Budweiser Has A Patriotic New Name

Budweiser, with the backdrop of probably the most insane election ever and the upcoming jingoism overload called “the Olympics,” is renaming its flagship beer “America.” Yes, really.

The company will perform a total rebrand, replacing almost all the Budweiser-related text and insignia on their can with messages relating to America, according to a Fast Company report.

"We thought nothing was more iconic than Budweiser and nothing was more iconic than America," Tosh Hall, who creative directs the Budweiser cans at branding firm JKR, tells Fast Company.

Things that are more iconic than Budweiser include Coca-Cola, McDonald’s, and drinking literally anything other than Budweiser. It’s tough to rank the iconography of countries, but we’d definitely agree that America is in the top five. For sure top 10.

The cans and bottles are a continuation of Budweiser’s branding strategy of putting American insignia on their beverage vessels, which the Anheuser-Busch InBev subsidiary has done every summer since 2011. The only change now is that the redesign will run through the November elections. InBev is the result of a 2004 merger between a Brazilian and Belgian company. So, apparently, America is Brazilian and Belgian. Moving on.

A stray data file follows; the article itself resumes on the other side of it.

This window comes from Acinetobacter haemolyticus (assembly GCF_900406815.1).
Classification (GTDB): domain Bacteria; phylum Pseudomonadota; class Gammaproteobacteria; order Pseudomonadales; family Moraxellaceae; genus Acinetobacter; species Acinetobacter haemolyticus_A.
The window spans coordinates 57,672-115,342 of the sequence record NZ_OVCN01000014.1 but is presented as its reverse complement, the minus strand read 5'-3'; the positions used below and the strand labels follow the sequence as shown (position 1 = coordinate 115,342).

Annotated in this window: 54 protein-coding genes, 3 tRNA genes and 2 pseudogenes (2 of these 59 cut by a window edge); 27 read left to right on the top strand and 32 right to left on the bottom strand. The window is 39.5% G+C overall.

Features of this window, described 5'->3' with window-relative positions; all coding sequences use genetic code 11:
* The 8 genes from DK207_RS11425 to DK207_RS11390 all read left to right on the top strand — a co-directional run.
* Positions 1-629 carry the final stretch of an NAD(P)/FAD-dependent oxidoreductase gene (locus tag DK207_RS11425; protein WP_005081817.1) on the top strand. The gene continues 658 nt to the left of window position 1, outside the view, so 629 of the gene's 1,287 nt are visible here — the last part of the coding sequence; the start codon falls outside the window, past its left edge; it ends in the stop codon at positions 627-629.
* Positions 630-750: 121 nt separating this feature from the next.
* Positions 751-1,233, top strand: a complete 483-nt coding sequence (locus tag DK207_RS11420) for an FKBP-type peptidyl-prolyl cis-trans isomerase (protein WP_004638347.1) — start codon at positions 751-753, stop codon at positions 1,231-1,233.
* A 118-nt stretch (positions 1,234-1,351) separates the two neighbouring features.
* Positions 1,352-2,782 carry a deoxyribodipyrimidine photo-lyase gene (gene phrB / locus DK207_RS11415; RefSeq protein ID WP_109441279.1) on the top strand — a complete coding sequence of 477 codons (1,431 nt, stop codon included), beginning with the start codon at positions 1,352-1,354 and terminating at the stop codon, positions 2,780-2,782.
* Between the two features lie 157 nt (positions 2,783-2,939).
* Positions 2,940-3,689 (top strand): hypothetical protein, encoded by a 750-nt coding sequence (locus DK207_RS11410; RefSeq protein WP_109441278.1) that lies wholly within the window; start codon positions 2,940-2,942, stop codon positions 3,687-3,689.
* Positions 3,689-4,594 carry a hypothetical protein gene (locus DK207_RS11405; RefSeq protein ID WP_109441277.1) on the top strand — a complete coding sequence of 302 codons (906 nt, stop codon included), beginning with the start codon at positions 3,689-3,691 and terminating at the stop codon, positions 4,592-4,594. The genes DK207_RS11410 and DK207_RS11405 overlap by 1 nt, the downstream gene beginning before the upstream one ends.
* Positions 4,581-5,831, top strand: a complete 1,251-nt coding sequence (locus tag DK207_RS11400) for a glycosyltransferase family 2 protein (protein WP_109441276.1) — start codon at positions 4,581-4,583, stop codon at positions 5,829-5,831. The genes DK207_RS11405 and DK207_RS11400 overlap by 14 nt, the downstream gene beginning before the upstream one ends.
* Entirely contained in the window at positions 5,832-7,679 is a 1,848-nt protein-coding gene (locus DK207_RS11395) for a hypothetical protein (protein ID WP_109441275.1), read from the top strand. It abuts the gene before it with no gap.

Fast Company lists some updates to the labeling:

“‘King of Beers’ has been changed to ‘E Pluribus Unum,’ ‘The World Renowned’ changed to ‘Land of the Free,’ and ‘Anheuser-Busch, Inc.’ updated to read ‘Liberty & Justice For All’ Even legalese like ‘Trademark’ was changed to ‘Indivisible,’ and ‘Registered’ changed to ‘Since 1776.’”

Budweiser was founded in 1876, but trivial things like “facts” and “not conflating the history of a country with a mass market larger” are speed bumps on the great highway of Branding.

America did its part to lean into the association when the National Parks Service signed a two year, $2.5 million marketing agreement with Anheuser-Busch InBev. That agreement required waiving a statute specifying that the Parks Service wouldn’t accept advertising dollars from alcohol or tobacco manufacturers. When you get a chance to slap the Statue of Liberty on a Budweiser, we guess you just can’t say no.

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